In 1988 Margaret Thatcher attended the Scottish Cup Final between Celtic and Dundee United. Hampden Park was full to the rafters with highly disgruntled Glaswegians and Dundonians who were not shy in letting her know what they thought of her. “Not best keen” might be one way of putting it. Last night at the Paralympics, George Osborne appeared before a sporting crowd we might typically expect to be rather more polite. Their reaction? Not best keen.
You didn’t have to be at the Paralympics though to know that Osborne’s popularity, such as it ever was, has taken a severe nosedive. One recent poll had just 16% of people saying he is an “asset” to the Government as opposed to 58% saying deeming him a “liability”.
And for David Cameron, therein lies the problem. However hard he may try to make this reshuffle matter, the fact is that George Osborne is the most unpopular member of his government – yet he is immovable.
He remains Cameron’s closest political ally. To move him away from the Treasury would be the ultimate admission of defeat on the central mission the PM and Chancellor have set themselves – to restore the British economy to health. While growth remains a figment of their imaginations, the impact of the reshuffle on the wider public consciousness will be limited.
There are some interesting moves elsewhere, albeit with a distinct whiff of rearranging deckchairs.
Justine Greening away from Transport after just ten months is a clear sign that Heathrow is being rethought. What amounts to a vote of no-confidence in Andrew Lansley when other reforming Ministers (Gove and IDS) were left in place. The ‘greenest Government ever’ appointing an Environment Secretary in no way noted for his green credentials. A new Justice Secretary with none of Ken Clarke’s liberal instincts.
And yet with The Great Offices of State, the ‘Quad’ and other well-known faces like Cable and Duncan Smith untouched, to the public at large the Government will have a distinctly familiar look.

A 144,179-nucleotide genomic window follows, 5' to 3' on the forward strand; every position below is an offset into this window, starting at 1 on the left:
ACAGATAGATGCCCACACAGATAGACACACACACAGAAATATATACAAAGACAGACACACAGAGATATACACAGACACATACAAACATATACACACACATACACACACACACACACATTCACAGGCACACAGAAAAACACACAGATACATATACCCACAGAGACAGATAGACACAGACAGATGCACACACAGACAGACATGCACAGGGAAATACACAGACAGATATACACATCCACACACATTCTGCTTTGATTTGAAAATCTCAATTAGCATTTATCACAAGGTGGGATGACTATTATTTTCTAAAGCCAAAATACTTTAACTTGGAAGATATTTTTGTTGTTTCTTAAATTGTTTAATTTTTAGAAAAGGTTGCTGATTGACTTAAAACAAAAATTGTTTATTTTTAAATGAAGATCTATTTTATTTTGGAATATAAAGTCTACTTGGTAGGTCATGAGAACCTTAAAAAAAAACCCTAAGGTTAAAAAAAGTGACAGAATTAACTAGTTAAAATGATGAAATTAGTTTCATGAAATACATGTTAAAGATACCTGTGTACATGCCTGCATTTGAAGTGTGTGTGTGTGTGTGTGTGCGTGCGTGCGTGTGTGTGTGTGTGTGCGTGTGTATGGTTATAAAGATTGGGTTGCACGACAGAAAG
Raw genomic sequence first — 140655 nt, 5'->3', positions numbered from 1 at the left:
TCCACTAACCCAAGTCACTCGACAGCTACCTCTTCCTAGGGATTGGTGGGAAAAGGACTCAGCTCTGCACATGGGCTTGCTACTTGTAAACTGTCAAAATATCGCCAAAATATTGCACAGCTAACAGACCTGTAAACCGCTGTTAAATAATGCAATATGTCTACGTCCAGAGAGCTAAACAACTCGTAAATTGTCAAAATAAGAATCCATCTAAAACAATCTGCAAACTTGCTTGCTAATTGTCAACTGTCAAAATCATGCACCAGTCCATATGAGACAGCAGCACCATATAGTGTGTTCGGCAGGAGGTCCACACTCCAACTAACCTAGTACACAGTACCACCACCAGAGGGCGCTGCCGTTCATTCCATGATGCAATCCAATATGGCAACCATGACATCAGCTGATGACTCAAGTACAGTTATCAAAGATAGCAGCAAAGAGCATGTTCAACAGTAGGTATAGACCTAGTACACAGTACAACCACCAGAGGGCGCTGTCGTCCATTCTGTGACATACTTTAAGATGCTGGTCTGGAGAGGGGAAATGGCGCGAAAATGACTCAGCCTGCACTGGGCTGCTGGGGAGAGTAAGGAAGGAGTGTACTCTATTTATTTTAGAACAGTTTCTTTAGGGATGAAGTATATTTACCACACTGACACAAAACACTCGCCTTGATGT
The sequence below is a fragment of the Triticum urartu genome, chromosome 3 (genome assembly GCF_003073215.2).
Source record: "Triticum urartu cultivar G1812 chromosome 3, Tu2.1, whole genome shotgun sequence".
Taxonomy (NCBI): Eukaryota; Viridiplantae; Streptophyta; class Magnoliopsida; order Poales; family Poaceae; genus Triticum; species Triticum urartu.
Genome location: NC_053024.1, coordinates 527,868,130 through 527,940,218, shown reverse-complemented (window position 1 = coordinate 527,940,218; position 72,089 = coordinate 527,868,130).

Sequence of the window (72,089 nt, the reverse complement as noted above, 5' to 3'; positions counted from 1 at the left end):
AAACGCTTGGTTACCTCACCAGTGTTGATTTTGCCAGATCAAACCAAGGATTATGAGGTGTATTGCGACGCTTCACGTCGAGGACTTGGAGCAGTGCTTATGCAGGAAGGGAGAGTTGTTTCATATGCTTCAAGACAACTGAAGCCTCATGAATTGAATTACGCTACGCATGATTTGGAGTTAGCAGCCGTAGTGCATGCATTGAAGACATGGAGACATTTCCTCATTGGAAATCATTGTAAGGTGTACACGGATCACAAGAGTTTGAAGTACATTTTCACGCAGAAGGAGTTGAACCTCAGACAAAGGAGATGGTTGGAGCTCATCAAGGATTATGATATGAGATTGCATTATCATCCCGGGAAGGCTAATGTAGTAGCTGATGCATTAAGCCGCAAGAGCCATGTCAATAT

The real upheaval is in the middle and lower ranks of the Ministerial ladder. Sweeping changes in the junior teams at Health, Transport, Treasury, Education and BIS suggest Cameron is looking to inject fresh thinking into the government machine. Some of the young MPs regarded as rising stars, such as Elizabeth Truss and Matt Hancock, have been enlisted and will no doubt take on an enhanced media role. Their challenge lies in trying to bring something more than mere fresh faces.
So how should Ed Miliband respond? With a reshuffle of his own? My feeling is no. The Shadow Cabinet reshuffle last year saw Labour bring in many of their own bright young things. They are already one year advanced in their task of pricking the public consciousness and showing that a Labour government in 2015 could look very distinct to that which left office in May 2010. Better to give them more time to master their briefs and hone their performances on camera and at the despatch box. Many will even now have the advantage of being better versed in the details of their portfolios than the new Ministers they are shadowing.
Labour returns from recess with a ten point opinion poll lead which has remained strong throughout the summer. Any post-reshuffle bounce which does emerge for the Tories is unlikely to last beyond Conference. For Ed Miliband, his focus in the next few weeks must be on honing what will surely be the most important speech of his leadership to date. Last year’s speech with its theme of building a better capitalism, though derided in some quarters, has improved with age. Building on that foundation with more policy detail and a more confident delivery is vital.
We are at halfway-point in this Parliament, and for the first time even many of his detractors now acknowledge that Number 10 could be Ed’s future home.
This reshuffle of the middle ranks must not deter him from that mission.
Simon Fitzpatrick works on financial policy at Cicero Consulting.